Joakim Noah

Atlantic Notes: Smart, Raptors’ Tax, Trier, Scariolo

Guard Marcus Smart seriously considered signing his $6.1MM qualifying offer from the Celtics and becoming an unrestricted free agent next summer, Mark Murphy of the Boston Herald tweets“I went back and forth internally, but it’s a problem a lot of people would like to have.” Smart said. “I definitely thought about taking the qualifying offer, but all my options were open.”

Smart wound up staying in Boston on a four-year, $52MM deal. “To be honest, I didn’t know where I was gonna end up. I was just enjoying this whole process,” he told The Associated Press. “It is a business, so things aren’t perfect. That’s why it’s called negotiations. You guys come together and you finally agree on something. We both agreed. Boston loves me and I love Boston.”

We have more from the Atlantic Division:

  • The Raptors continue to explore moves to shed salary and get under the luxury-tax line, Ian Begley of ESPN tweets. The Raptors still have over $137MM in salary commitments following the Kawhi Leonard deal and are nearly $14MM over the tax threshold.
  • Allonzo Trier has an outside chance to gain a spot on the 15-man Knicks roster after a solid showing in summer-league action, Marc Berman of the New York Post reports. Trier, an undrafted guard out of Arizona, has a two-way contract but if he makes a strong impression in training camp, it could be converted to a standard contract. The Knicks waived forward Troy Williams this week, trimming their 15-man roster to the league limit, and could open up another spot if they waive Joakim Noah and utilize the stretch provision for the remaining money on his bloated deal.
  • Italian head coach Sergio Scariolo is close to joining Nick Nurse‘s Raptors staff, according to a Sportando report. Scariolo, who is also the Spanish national team coach, has been offered a position but needs to work out a settlement with the Spanish federation, since he has a contract with it until 2020. The situation is expected to be resolved, Ryan Wolstat of the Toronto Sun relays. The Hornets were also interested in hiring Scariolo, Wolstat adds.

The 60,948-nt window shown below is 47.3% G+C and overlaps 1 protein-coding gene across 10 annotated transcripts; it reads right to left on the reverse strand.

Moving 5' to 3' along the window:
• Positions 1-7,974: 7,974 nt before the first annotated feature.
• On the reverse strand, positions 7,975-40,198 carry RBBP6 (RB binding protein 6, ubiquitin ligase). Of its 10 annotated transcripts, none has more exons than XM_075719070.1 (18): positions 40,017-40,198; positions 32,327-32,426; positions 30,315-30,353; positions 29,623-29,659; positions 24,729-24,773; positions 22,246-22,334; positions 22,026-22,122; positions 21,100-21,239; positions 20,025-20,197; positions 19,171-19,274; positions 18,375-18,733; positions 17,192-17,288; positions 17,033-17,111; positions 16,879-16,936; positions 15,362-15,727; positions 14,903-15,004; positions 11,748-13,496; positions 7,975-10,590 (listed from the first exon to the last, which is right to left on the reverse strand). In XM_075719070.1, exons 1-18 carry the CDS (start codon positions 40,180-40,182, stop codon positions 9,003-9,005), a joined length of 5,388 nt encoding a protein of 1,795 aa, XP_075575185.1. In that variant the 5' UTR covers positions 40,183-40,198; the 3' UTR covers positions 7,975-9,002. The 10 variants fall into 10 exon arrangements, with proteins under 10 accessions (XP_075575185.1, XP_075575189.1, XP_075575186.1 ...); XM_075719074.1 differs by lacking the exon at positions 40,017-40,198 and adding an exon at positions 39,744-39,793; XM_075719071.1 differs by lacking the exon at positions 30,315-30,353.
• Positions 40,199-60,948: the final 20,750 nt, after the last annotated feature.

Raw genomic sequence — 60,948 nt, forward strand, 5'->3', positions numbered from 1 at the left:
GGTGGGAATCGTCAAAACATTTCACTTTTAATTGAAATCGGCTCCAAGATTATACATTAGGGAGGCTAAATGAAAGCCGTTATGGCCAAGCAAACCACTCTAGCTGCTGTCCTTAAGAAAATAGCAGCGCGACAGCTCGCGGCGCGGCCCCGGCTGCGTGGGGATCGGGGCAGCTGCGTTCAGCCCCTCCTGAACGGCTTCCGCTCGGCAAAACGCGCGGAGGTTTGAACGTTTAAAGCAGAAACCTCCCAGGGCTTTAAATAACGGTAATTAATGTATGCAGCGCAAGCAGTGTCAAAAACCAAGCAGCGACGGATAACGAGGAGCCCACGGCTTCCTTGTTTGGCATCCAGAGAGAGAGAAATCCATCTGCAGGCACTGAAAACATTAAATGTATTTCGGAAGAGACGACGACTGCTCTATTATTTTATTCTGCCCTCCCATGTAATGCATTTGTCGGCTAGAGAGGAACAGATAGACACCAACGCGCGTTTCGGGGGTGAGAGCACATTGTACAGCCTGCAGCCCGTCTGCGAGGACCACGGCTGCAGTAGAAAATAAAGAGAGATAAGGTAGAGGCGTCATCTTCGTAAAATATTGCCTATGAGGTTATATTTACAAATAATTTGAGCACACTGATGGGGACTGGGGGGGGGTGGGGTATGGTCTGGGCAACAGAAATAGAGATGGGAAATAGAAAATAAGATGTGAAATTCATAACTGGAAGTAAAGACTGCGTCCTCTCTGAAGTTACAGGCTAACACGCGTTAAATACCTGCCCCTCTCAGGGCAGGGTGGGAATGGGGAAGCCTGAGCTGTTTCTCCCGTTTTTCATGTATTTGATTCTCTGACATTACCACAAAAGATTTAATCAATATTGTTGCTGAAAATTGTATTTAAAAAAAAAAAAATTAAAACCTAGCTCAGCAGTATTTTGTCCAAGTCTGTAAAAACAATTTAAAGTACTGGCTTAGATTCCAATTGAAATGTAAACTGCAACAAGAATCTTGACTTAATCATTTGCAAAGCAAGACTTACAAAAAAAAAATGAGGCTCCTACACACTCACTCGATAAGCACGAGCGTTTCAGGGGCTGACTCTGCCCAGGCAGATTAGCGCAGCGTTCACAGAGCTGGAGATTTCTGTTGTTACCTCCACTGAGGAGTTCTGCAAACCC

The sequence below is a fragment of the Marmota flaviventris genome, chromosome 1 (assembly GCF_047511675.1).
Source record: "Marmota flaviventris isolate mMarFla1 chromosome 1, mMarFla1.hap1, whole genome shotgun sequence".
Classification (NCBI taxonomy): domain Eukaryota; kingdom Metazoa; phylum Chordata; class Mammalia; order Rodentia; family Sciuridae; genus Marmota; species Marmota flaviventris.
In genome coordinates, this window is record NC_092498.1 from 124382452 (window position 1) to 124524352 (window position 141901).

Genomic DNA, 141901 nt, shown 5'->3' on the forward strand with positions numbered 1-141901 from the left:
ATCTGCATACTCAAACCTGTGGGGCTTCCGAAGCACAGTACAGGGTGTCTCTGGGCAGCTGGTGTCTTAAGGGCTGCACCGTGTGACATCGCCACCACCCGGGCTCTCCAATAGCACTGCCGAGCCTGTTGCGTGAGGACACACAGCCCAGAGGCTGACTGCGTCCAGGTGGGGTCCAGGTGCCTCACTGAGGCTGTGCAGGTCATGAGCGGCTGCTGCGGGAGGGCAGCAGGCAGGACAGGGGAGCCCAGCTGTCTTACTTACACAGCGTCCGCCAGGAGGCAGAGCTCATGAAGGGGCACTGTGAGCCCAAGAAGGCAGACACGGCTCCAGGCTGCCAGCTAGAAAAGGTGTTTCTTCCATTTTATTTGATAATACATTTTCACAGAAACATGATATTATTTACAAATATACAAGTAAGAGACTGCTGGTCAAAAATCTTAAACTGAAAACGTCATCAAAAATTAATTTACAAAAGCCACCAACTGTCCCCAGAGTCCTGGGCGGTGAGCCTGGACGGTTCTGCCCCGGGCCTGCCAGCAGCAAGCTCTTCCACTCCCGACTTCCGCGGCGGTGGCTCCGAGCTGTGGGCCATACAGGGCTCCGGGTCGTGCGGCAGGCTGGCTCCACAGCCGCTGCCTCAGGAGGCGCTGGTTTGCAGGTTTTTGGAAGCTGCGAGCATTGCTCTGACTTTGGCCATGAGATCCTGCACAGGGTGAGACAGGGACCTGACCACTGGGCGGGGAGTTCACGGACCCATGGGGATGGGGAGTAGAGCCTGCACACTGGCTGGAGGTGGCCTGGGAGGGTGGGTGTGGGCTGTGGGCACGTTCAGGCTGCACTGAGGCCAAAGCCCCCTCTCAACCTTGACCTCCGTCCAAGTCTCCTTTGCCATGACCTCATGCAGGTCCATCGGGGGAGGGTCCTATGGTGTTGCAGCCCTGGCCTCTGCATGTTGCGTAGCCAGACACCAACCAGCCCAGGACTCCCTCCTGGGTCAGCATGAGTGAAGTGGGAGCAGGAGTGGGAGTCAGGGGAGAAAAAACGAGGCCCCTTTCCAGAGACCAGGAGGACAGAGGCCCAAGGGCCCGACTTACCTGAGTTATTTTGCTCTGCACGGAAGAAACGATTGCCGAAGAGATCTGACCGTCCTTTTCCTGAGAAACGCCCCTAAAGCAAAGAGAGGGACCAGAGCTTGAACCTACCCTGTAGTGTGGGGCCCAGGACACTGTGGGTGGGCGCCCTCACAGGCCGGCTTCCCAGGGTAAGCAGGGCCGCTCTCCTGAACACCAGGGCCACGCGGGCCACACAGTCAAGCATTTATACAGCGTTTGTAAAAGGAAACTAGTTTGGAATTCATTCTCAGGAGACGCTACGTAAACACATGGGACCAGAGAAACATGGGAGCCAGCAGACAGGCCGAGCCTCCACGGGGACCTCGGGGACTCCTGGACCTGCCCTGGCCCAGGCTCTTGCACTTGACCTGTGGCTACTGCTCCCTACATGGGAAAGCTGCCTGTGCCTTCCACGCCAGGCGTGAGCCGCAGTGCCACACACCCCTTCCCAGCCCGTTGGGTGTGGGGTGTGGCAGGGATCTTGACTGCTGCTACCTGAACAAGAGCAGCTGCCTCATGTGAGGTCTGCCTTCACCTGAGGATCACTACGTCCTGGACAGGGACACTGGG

Knicks Rumors: Porzingis, Hezonja, 2019, Noah

Devin Booker has already signed a maximum-salary extension with the Suns, and Karl-Anthony Towns is discussing a similar deal with the Timberwolves, but the Knicks appear to be in no rush to lock up Kristaps Porzingis to a long-term rookie scale extension of his own. As Ian Begley of ESPN.com notes, signing Porzingis now would mean giving up about $10MM in 2019 cap room, so the team may prefer to wait until next summer to get something done with the standout big man.

“We’ll continue to stay in touch with Kristaps,” Knicks GM Scott Perry said on Tuesday, per ESPN’s Nick Friedell. “He’s part of our long-term plan. But we’ll get all that figured out at the appropriate time in terms of when we get into that negotiation. We’re comfortable with were at with him and we’ll work together with he and his representation to figure something out.”

Here’s more on the Knicks:

  • This year’s signing of Mario Hezonja may represent a hedge against striking out on top free agents in 2019, writes Marc Berman of The New York Post. As Berman explains, the Knicks would probably have to renounce Hezonja next summer in order to clear cap room for a maximum-salary free agent, but if New York doesn’t need to maximize its space, Hezonja’s Non-Bird rights should give the team the ability to make a competitive offer to retain him for one more than one season.
  • Knicks president Steve Mills sounds like he doesn’t want to put all his eggs into one basket when it comes to landing a star free agent in 2019, Berman adds. “We didn’t say our ultimate goal was to have cap room in 2019 — that’s just a byproduct of the situation of how our salaries line up,” Mills said. “There’s no reason to think if Mario does really well, he shouldn’t be part of what we’re doing. Our goal is to put together a Knick team that could be competitive in the long-term.”
  • Speaking of Hezonja, he said he got offers from the Lakers, Trail Blazers, and Thunder before he accepted the Knicks’ proposal, Berman writes in a separate article.
  • According to GM Scott Perry, all options are still in play for Joakim Noah, whether that means trading, stretching, or keeping him, per Ian Begley and Nick Friedell. “He’s still a member of the Knicks franchise right now,” Perry said of Noah. “He’s part of this team. Like we said to you earlier, all options are on the table for us concerning him, whether it’s coming back or some sort of trade or whatever the case may be.”